This record shows, however, that Payne's right to be present at all critical stages of the proceedings was not denied.   The trial court's order denying Payne's motion for a new trial reveals that

during the term of court at which this matter was tried, the [trial judge] was the Presiding Judge for the Circuit.   In that capacity it was the undersigned's responsibility to address the entire array of all the jurors who had been summoned for any trials for that week in the jury assembly area on the main level of the courthouse to ascertain whether or not any of the jurors should be excused or postponed to another week due to their circumstances.   Further, the juror at issue was excused for cause on the defendant's motion.   As far as this court is aware, there is nothing improper about this practice, and the defendant did not raise any request to be present during such process prior to the motion for new trial to object to that method of dealing with juror excuses.

The record also reflects that on the first session of the first day of Payne's trial the judge went to where the potential jurors were assembled for the administrative matters noted in the order and when he returned, he said that he had “one police officer that asked to be excused.   I think-presumed you would have wanted him excused for cause, so I let him be excu-well, actually he was not excused.   We postponed him to a civil week, but I presume that you wouldn't want a police officer on there.”   Later, the court welcomed the potential jurors to the courtroom, and after reading the indictment to them, the transcript shows the voir dire oath was administered and the court asked whether any of them had formed or expressed any opinion in regard to the guilt or innocence of the accused.   One potential juror, Mr. Adams, answered in the affirmative.   The court asked counsel to approach and the following colloquy took place:

THE COURT:  Mr. Adams came up to me downstairs to tell me he is a thirty-year former Atlanta Police officer and that he believes that anybody who is accused of a crime is guilty.

[DEFENSE COUNSEL]: Well he said that to you downstairs?

THE COURT:  Yes, sir.

[DEFENSE COUNSEL]: Okay, Well, I would excuse for cause immediately.   What do we-

THE COURT:  Well, I'm just telling you.   I mean, if you don't take my word for it, I won't excuse him.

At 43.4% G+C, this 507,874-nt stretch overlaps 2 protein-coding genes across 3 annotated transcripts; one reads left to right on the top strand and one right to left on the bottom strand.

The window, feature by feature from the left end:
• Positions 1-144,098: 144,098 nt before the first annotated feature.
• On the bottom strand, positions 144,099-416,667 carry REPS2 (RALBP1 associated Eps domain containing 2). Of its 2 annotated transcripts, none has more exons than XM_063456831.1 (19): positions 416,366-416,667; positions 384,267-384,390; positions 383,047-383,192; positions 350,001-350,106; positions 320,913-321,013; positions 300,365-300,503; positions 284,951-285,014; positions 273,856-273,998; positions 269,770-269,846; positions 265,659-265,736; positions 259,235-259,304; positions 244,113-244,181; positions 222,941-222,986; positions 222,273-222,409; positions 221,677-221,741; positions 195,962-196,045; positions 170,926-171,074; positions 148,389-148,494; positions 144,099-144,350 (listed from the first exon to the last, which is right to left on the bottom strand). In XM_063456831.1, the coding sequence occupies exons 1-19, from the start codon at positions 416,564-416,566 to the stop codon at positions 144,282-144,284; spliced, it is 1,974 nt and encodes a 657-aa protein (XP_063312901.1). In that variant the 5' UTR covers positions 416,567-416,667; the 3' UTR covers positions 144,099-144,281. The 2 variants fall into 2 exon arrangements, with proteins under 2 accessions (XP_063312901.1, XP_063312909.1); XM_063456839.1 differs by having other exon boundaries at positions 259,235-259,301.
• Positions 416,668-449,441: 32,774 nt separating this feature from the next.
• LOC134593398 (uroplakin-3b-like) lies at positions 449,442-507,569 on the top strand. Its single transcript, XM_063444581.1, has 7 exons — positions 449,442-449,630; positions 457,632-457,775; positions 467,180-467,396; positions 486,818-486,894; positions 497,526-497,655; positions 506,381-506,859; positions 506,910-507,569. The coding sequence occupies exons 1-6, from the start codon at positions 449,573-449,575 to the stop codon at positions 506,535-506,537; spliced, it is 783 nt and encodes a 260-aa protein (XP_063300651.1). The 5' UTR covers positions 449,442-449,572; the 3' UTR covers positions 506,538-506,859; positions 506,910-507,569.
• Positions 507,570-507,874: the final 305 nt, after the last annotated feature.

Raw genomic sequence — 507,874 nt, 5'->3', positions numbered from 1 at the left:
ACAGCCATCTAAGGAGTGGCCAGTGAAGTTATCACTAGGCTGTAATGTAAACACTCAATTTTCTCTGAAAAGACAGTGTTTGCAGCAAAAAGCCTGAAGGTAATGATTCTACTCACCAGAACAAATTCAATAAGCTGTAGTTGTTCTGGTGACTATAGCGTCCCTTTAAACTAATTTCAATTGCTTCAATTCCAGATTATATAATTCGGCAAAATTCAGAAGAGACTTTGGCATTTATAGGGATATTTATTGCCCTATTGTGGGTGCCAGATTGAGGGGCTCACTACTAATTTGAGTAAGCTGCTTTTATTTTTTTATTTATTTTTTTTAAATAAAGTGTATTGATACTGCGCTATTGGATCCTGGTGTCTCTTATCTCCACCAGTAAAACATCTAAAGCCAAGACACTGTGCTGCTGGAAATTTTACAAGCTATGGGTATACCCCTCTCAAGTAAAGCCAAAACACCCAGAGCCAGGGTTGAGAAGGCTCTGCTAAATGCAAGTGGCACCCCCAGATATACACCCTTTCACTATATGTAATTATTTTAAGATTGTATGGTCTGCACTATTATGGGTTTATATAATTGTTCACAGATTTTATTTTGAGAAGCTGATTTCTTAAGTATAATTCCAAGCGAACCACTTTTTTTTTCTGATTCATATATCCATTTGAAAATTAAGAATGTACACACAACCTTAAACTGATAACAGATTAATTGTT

THE COURT:  He said it had nothing to do with this case.   It's any case.

[DEFENSE COUNSEL]:  Okay, All right.

THE COURT:  So-any response from the State?   Like I say, he was-you heard him when you were down there.   He was dead set.   The only people he would conclude not guilty would be accused police officers.


THE COURT:  So-all right.   I'm going to excuse him for cause.

 Payne does not complain about the fact that this juror was excused, and OCGA § 15-12-172 clearly authorizes a trial court, in exercising its discretion, to “replace a juror with an alternate whenever it is convinced that the removed juror's ability to perform his duties is impaired.”  (Citations and punctuation omitted.)  Cloud v. State, 235 Ga.App. 721, 722(1), 510 S.E.2d 370 (1998).

 Nevertheless, the right to be present does not extend to any and all communications between the trial courts and potential jurors. Hanifa v. State, supra, 269 Ga. at 807(6), 505 S.E.2d 731, illustrates that the scope of the right protected is a criminal defendant's “right to be present and see and hear, all the proceedings which are had against him on the trial before the Court.”   The out-of-court conversation downstairs of which Payne complains was simply not part of the proceedings against him, and the record plainly shows that Adams was excused as a juror for Payne's trial at a bench conference in court, based upon the challenge of Payne's counsel with Payne present in the courtroom.   We find no error.